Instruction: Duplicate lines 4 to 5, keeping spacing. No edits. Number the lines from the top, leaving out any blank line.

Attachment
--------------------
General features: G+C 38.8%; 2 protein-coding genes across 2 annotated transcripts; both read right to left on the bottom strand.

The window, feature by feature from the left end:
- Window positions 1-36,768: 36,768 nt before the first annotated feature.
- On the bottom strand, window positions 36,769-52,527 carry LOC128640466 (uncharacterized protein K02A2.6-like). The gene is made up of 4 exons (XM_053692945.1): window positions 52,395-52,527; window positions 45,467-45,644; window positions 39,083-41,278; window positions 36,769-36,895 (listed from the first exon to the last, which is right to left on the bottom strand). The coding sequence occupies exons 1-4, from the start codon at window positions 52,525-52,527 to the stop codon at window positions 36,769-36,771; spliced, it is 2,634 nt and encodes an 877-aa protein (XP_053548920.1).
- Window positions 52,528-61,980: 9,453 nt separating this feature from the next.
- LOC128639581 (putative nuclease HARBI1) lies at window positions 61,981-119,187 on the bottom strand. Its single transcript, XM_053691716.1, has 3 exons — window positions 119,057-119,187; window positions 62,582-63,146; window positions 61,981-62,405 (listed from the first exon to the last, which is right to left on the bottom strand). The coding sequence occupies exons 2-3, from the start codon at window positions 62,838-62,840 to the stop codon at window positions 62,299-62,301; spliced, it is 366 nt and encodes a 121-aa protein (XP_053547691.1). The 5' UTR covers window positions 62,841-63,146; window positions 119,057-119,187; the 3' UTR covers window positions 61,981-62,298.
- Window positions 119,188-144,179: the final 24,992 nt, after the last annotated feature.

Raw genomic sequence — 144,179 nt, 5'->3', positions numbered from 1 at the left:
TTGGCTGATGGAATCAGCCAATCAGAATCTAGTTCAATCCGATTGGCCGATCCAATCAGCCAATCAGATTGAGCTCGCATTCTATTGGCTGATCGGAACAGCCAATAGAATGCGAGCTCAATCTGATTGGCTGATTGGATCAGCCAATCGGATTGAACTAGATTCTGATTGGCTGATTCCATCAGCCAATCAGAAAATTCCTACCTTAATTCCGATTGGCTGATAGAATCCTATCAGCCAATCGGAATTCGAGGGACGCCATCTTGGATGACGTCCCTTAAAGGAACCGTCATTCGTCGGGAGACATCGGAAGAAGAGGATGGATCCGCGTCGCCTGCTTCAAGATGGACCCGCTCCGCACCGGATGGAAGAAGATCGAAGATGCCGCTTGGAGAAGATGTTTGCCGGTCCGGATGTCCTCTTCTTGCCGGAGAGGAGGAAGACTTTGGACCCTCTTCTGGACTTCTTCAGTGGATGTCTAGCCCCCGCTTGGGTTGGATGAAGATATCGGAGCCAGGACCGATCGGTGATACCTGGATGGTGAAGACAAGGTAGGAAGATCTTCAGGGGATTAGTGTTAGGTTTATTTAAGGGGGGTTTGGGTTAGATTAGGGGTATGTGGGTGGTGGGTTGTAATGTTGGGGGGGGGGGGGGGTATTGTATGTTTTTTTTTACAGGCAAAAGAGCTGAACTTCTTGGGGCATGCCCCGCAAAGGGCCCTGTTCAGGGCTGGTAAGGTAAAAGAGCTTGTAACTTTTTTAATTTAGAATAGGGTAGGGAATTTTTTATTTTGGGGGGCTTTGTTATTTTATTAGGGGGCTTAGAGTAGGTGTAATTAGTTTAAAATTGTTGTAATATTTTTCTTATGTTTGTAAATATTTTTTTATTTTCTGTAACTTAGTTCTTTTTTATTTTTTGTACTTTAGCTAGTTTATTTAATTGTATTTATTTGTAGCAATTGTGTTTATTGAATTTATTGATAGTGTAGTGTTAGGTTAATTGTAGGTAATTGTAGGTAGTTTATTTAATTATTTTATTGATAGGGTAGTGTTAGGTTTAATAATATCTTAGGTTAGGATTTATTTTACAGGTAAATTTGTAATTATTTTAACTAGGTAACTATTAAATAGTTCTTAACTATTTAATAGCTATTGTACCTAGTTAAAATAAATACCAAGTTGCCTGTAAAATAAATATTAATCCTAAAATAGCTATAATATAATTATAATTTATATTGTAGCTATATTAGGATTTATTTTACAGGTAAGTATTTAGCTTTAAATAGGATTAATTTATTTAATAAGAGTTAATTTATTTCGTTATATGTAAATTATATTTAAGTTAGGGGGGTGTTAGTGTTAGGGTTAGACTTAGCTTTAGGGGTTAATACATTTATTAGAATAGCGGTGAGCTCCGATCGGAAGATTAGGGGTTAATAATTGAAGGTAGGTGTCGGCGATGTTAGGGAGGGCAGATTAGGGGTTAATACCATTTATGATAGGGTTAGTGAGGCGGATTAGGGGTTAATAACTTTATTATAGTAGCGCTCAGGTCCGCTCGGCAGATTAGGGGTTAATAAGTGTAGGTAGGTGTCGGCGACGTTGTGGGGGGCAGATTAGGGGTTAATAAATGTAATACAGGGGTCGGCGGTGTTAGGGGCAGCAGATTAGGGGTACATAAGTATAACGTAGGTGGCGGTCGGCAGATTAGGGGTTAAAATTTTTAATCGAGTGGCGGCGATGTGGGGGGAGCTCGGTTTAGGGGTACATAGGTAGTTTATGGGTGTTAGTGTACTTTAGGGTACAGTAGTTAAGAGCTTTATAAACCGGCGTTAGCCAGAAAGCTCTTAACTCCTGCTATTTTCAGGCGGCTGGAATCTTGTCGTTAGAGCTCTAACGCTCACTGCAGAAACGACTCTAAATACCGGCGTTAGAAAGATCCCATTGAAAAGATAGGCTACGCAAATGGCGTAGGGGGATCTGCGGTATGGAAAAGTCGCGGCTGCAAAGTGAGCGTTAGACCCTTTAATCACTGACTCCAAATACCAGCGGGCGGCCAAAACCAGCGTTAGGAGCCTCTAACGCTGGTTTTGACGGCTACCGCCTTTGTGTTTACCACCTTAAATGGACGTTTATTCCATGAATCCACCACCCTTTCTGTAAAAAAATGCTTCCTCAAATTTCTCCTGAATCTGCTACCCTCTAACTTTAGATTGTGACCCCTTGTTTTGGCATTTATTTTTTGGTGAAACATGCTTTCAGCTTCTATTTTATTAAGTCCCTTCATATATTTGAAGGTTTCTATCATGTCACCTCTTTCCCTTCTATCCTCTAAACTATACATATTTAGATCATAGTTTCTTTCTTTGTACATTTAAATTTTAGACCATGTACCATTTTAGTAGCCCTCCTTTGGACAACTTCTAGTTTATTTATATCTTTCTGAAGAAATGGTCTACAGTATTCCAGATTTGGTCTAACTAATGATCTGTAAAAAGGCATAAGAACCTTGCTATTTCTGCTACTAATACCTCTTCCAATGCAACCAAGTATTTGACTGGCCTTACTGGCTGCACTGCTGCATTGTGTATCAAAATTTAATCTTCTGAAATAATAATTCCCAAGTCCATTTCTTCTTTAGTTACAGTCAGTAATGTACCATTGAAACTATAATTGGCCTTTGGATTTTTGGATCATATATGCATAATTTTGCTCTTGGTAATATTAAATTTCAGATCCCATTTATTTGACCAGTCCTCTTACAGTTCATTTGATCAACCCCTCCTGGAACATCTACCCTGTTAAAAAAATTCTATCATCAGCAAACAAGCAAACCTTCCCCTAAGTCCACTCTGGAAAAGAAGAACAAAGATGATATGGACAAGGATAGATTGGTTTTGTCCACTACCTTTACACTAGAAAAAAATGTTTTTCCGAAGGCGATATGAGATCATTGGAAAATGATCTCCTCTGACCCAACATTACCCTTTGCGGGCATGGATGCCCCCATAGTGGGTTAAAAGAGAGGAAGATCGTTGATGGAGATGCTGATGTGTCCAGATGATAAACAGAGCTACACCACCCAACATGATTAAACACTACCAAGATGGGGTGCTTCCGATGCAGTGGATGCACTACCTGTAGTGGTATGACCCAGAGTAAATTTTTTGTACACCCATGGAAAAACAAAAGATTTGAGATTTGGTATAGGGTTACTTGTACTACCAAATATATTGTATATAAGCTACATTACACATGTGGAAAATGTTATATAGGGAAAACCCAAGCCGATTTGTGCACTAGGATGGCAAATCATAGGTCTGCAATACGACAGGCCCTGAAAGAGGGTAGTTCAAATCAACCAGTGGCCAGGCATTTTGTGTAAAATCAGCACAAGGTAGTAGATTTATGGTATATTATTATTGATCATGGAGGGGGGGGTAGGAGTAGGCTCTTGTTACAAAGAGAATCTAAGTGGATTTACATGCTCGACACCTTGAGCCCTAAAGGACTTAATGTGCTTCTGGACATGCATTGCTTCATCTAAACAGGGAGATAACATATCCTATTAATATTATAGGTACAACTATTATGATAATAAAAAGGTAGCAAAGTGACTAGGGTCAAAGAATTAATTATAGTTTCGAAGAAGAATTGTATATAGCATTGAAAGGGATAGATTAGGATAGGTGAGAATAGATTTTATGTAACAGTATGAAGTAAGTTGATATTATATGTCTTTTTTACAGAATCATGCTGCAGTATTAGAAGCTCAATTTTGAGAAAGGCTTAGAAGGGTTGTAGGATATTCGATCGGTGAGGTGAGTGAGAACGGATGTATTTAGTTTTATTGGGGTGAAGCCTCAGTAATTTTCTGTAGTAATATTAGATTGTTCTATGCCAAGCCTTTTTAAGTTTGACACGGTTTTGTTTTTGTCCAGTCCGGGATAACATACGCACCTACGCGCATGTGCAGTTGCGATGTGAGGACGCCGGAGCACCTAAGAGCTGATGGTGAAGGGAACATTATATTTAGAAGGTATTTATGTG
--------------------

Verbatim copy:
- On the bottom strand, window positions 36,769-52,527 carry LOC128640466 (uncharacterized protein K02A2.6-like). The gene is made up of 4 exons (XM_053692945.1): window positions 52,395-52,527; window positions 45,467-45,644; window positions 39,083-41,278; window positions 36,769-36,895 (listed from the first exon to the last, which is right to left on the bottom strand). The coding sequence occupies exons 1-4, from the start codon at window positions 52,525-52,527 to the stop codon at window positions 36,769-36,771; spliced, it is 2,634 nt and encodes an 877-aa protein (XP_053548920.1).
- Window positions 52,528-61,980: 9,453 nt separating this feature from the next.